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Juvenile Diabetes Diet

Does anyone know the best solution for Juvenile Diabetes? Please suggest a Juvenile Diabetes Diet.
(November 2, 2010)

What is juvenile diabetes?

Juvenile diabetes can be described as the occurrence of Type 1 diabetes in children. When a child suffers from juvenile diabetes, it means that his or her pancreas can not produce the amount of amount of insulin required for the body to function properly. Hence the child needs to be given an insulin pump or shots to make up for the deficit of insulin in the body. A diagnosis of juvenile diabetes in any child can be a traumatic and an overwhelming experience, not only for the child, but also the parents and other immediate family members. This is because juvenile diabetes includes a long term series of controlled diets, blood sugar monitors and insulin injections.

Children suffering from juvenile diabetes usually require consistent care in spite of the fact that the monitoring of blood sugar levels as well as the delivery of insulin are not as complicated as they used to be.

Juvenile diabetes causes

The exact causes of juvenile diabetes are still not clear, but what is known is that this condition occurs when the body’s immune system attacks and destroys those cells in the pancreas, that produce insulin. This problem in children could be genetic and could be triggered off, by exposure to certain viruses. In type 1 diabetes, there is no insulin present in the body, to allow the sugar in the blood to enter the body cells. Therefore, the amount of sugar in the bloodstream builds up, till it reaches a dangerous level. This occurrence can lead to life threatening problems too.

Juvenile diabetes symptoms

There are several signs and symptoms that are associated with juvenile diabetes, which can develop rapidly, i.e., within a matter of a week or two. Some of the most common juvenile diabetes symptoms that parents need to watch out for are:
• Frequent urination and an increase in thirst:  Fluid is pulled out from the child’s body tissues, as the excess sugar accumulates in the bloodstream, leaving the child thirsty more often. It is then only natural to urinate more often, because of the increase in the consumption of water.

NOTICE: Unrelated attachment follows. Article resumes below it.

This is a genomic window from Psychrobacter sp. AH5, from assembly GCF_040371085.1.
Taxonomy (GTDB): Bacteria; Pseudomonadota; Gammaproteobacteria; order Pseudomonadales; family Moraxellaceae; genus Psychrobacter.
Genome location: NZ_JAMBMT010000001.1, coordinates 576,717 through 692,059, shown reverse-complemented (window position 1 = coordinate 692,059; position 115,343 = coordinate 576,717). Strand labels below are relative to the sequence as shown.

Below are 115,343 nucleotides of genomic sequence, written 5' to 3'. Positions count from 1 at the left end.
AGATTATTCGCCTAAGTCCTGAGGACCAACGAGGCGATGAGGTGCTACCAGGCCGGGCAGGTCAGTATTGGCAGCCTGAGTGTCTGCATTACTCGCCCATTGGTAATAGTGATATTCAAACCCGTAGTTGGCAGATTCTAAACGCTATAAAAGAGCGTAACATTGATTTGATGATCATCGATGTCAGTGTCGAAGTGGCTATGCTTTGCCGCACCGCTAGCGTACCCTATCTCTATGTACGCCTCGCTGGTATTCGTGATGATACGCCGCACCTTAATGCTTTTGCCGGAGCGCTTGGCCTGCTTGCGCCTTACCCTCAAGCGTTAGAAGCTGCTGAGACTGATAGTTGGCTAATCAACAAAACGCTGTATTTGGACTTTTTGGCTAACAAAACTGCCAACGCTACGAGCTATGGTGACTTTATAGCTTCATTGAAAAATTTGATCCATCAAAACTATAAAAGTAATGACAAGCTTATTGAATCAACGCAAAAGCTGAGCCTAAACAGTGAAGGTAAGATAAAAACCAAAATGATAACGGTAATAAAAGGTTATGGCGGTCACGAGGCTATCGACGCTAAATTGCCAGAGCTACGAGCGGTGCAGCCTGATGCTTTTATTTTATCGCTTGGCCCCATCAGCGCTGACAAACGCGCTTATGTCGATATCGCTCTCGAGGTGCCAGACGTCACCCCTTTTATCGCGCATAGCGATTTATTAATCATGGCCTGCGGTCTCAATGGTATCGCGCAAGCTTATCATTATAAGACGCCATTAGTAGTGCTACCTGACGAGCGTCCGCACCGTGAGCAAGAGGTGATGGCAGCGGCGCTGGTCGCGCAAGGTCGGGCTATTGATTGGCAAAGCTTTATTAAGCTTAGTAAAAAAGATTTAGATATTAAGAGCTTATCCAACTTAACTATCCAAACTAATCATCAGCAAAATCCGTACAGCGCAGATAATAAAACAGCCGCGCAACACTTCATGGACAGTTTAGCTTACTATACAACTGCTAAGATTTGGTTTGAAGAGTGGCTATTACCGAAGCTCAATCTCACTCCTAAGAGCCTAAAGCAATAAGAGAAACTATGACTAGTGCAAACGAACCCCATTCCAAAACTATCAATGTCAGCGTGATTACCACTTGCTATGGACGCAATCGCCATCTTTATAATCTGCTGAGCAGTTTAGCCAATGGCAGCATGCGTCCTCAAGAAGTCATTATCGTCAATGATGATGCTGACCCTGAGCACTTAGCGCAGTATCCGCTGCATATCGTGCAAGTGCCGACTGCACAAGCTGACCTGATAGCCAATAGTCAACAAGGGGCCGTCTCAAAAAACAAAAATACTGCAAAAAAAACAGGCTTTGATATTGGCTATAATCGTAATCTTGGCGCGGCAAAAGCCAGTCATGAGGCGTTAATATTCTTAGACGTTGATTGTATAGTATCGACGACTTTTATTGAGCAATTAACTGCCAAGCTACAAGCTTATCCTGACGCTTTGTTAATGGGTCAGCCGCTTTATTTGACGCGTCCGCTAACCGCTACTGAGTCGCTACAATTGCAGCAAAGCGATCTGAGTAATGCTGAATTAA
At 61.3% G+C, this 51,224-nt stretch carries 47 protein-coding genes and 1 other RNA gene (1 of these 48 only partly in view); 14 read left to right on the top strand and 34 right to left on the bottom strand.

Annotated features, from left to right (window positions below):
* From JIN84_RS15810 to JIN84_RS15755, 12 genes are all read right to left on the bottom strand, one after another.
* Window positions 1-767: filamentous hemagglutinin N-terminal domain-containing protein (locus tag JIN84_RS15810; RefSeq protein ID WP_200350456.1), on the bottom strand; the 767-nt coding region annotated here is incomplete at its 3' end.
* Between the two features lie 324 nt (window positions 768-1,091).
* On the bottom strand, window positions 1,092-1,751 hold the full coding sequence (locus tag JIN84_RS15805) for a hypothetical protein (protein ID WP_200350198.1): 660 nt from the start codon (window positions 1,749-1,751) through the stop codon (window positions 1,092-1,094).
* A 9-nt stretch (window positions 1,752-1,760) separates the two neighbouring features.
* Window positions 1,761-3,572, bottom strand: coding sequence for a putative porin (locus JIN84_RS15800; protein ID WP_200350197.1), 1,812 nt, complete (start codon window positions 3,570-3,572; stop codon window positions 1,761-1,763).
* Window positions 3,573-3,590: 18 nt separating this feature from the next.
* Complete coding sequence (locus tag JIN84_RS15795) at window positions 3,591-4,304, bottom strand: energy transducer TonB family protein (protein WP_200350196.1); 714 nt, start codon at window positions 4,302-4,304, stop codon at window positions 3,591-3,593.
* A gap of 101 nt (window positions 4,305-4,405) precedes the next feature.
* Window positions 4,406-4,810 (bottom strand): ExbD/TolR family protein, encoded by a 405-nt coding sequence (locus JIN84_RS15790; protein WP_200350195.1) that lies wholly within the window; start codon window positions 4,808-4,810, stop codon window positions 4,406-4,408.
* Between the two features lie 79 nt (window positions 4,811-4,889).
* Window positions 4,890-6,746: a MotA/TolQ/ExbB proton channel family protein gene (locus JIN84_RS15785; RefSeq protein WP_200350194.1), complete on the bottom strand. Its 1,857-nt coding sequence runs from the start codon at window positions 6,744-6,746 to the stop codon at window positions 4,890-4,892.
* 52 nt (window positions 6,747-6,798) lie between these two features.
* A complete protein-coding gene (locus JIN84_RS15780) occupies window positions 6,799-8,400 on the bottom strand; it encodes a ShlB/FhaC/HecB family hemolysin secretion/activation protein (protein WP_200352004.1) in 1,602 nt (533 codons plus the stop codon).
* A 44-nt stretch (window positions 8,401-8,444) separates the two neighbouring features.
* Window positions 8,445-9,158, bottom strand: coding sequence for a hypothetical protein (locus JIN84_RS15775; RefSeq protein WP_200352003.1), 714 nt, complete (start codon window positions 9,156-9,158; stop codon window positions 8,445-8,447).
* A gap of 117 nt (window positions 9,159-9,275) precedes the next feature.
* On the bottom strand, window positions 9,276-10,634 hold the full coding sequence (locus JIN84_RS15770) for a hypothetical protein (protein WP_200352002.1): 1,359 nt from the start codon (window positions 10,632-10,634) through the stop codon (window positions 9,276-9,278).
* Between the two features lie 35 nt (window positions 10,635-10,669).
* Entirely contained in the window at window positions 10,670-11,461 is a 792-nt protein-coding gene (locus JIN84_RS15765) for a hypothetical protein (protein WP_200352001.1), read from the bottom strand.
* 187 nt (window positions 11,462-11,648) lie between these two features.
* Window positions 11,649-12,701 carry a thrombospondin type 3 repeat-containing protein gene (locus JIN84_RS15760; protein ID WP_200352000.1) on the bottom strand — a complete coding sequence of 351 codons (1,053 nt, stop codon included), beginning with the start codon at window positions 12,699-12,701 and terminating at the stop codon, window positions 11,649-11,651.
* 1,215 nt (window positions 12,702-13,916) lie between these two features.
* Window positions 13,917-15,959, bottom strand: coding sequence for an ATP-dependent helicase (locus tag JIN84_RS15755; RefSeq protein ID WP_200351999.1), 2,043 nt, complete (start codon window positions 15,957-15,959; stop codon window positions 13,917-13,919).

• An increase in appetite: The energy in the child’s muscles and organs tends to deplete much faster, due to the lack of insulin in the body, trigger off intense hunger pangs
• Unexplained weight loss: In spite of the increase in appetite and perhaps food consumption too, the child may lose weight rapidly, as the stores of fat and muscles tissues shrink.
• Fatigue: A child may seem lethargic and tired most of the time, due to the lack of sugar in the cells.
• Change in behavior: Some of the most common, but unnoticed juvenile diabetes symptoms are moodiness and increased irritability.
• Vision problems: When the sugar in a child’s blood is too high, fluid generally gets pulled away from the child’s eyes, leading to blurriness in vision.

Juvenile diabetes life expectancy

It is difficult to state the exact life expectancy of people who have juvenile diabetes, because some people have survived for over 25 years after being diagnosed with the condition, while others have succumbed to it in less than a decade. Some health experts claim that even a child suffering from juvenile diabetes can lead a healthy life, by taking proper care and undergoing the required treatment for this condition.

Juvenile diabetes diet

The main goal of a juvenile diabetes diet is to maintain a proper level of blood sugar. Therefore, sweet foods like candies, sodas, chocolates, cakes, cookies, desserts and any other foods that contain sugar should be restricted. Proteins do not increase sugar in the blood and therefore, should constitute an integral part of a juvenile diabetes diet. However, animal foods could lead to other health problems and therefore plant based foods like soy beans and other pulses. However, it is important to get guidance from a doctor, before switching over to any juvenile diabetes diet plan.

Submitted by A V on November 2, 2010 at 03:45


Juvenile Diabetes Diet 

Diabetes is a chronic metabolic condition which is characterized by body's inability to break down glucose and store them properly. This can lead to multiple disorders which can make the person difficult to lead a normal life.

Type 1 diabetes also called as juvenile diabetes is characterized by beta cell destruction leading to deficiency of insulin and may account for 5 to 10% of the cases of diabetes. Person with this type of diabetes is dependent on exogenous insulin to prevent ketoacidosis and death. Most of such cases are diagnosed in people younger than 30 years of age with a peak incidence at around ages 10 to 12 years of age in girls and ages 12 to 14 years in boys. It can lead to cell mediated auto immune destruction of the beta cells of the pancreas.

Day to day consistency in the timing and amount of food eaten is important for persons receiving insulin injections. This insulin therapy should be combined with diet and exercise habits. Eat at fixed times that goes consistent with the insulin doses, monitor the blood glucose levels regularly and adjust the insulin doses according to the amount of food eaten.

Submitted by A M on June 12, 2008 at 08:31


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